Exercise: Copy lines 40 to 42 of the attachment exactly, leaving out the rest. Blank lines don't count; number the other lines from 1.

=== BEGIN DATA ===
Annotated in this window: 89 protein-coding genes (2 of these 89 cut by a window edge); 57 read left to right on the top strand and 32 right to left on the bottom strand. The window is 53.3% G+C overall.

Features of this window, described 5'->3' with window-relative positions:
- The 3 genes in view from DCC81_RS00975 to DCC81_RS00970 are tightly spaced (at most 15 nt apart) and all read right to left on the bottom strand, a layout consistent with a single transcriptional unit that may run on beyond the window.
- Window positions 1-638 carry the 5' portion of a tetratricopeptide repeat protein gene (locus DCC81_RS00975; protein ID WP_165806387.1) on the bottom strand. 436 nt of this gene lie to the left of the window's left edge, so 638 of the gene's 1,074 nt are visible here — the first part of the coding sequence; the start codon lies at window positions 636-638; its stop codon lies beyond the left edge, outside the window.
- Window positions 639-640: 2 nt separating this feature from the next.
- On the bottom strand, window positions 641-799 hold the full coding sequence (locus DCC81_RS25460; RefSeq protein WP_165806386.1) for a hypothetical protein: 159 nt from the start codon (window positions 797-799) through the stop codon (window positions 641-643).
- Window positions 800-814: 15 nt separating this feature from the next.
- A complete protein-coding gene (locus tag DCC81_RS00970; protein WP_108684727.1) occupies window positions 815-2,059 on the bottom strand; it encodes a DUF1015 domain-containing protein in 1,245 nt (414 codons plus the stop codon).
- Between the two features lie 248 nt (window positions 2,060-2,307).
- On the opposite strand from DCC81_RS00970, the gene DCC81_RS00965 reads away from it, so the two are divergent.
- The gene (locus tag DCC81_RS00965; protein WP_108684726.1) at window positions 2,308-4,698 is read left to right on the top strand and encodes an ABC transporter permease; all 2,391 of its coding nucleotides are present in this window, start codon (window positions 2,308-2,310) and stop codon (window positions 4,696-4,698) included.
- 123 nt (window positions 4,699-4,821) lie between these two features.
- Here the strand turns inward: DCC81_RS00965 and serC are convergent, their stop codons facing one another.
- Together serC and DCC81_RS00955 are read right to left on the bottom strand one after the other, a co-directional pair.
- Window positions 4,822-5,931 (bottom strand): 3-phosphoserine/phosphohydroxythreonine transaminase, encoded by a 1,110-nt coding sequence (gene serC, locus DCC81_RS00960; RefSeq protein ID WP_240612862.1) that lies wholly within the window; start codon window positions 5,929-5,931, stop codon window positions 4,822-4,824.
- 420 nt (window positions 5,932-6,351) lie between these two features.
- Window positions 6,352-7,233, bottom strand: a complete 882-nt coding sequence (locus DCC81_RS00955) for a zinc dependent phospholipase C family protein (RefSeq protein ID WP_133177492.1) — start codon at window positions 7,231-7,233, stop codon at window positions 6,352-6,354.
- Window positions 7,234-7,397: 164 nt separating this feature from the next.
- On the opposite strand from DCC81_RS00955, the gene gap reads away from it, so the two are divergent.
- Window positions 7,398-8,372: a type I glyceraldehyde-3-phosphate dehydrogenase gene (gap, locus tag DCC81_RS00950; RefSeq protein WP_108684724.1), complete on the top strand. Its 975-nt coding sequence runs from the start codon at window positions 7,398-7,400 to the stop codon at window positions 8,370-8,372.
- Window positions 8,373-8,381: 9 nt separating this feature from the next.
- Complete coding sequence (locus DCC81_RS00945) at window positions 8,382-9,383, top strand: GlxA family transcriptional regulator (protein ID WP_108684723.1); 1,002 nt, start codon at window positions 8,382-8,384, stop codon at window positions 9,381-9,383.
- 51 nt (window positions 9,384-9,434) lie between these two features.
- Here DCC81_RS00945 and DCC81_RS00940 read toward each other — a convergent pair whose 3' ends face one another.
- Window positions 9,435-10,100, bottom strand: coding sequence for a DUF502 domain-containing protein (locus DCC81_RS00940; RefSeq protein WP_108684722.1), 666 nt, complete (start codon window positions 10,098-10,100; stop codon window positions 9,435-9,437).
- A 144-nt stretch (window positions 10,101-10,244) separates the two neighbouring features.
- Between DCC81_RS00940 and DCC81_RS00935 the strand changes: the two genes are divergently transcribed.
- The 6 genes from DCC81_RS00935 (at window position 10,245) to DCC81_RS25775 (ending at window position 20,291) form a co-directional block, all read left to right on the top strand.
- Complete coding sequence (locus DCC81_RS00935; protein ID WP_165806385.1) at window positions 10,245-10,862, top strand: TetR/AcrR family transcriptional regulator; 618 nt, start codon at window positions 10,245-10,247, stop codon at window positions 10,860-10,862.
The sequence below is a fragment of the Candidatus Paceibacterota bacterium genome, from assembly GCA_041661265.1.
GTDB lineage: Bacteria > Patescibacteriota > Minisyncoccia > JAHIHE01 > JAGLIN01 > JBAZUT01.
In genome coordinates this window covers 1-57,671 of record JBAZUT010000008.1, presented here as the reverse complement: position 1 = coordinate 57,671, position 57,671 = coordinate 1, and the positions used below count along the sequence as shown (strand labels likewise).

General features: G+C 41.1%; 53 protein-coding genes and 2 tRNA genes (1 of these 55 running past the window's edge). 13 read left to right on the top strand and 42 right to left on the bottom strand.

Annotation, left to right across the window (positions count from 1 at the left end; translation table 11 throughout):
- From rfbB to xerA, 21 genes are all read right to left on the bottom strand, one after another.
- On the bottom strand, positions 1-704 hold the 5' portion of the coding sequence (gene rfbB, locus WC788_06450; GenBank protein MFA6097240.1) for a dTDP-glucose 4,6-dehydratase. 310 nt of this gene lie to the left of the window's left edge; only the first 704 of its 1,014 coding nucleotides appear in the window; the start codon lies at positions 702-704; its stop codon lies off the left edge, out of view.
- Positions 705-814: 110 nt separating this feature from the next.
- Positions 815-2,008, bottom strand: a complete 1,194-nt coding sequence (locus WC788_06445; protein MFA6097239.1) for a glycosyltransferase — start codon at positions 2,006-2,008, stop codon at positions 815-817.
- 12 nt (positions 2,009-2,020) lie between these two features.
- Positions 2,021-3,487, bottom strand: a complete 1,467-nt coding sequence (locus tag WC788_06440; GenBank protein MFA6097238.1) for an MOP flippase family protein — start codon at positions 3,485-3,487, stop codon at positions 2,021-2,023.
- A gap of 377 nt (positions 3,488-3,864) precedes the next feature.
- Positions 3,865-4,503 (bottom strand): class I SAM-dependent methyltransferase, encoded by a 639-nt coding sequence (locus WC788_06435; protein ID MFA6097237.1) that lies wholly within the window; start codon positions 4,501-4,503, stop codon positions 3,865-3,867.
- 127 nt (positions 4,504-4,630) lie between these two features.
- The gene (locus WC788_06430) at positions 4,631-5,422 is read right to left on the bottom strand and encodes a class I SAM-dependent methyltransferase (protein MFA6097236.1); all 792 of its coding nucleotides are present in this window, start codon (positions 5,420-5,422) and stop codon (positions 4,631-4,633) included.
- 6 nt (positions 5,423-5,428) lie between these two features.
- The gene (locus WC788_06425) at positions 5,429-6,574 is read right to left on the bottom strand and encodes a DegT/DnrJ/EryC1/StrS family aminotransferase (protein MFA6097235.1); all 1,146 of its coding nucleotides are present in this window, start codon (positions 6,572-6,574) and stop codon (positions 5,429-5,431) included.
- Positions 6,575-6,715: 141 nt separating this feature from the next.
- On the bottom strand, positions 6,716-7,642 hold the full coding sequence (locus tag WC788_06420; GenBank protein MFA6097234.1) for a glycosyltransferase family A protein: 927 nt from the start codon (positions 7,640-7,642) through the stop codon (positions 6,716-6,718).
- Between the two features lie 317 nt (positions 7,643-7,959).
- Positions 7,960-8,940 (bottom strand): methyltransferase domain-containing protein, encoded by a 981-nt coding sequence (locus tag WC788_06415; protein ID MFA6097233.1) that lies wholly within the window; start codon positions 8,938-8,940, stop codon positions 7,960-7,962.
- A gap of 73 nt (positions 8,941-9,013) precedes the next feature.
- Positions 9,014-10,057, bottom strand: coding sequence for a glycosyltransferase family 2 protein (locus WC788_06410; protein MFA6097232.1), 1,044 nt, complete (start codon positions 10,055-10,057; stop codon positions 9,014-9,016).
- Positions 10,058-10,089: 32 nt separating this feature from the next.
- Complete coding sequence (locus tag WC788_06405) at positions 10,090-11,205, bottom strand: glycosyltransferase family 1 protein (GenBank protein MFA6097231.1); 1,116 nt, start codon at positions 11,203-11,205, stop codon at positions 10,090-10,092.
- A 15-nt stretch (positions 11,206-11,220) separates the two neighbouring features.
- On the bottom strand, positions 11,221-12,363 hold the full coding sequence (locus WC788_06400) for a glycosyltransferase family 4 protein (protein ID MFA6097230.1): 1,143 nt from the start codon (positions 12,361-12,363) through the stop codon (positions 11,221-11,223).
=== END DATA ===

- Positions 2,021-3,487, bottom strand: a complete 1,467-nt coding sequence (locus tag WC788_06440; GenBank protein MFA6097238.1) for an MOP flippase family protein — start codon at positions 3,485-3,487, stop codon at positions 2,021-2,023.
- A gap of 377 nt (positions 3,488-3,864) precedes the next feature.
- Positions 3,865-4,503 (bottom strand): class I SAM-dependent methyltransferase, encoded by a 639-nt coding sequence (locus WC788_06435; protein ID MFA6097237.1) that lies wholly within the window; start codon positions 4,501-4,503, stop codon positions 3,865-3,867.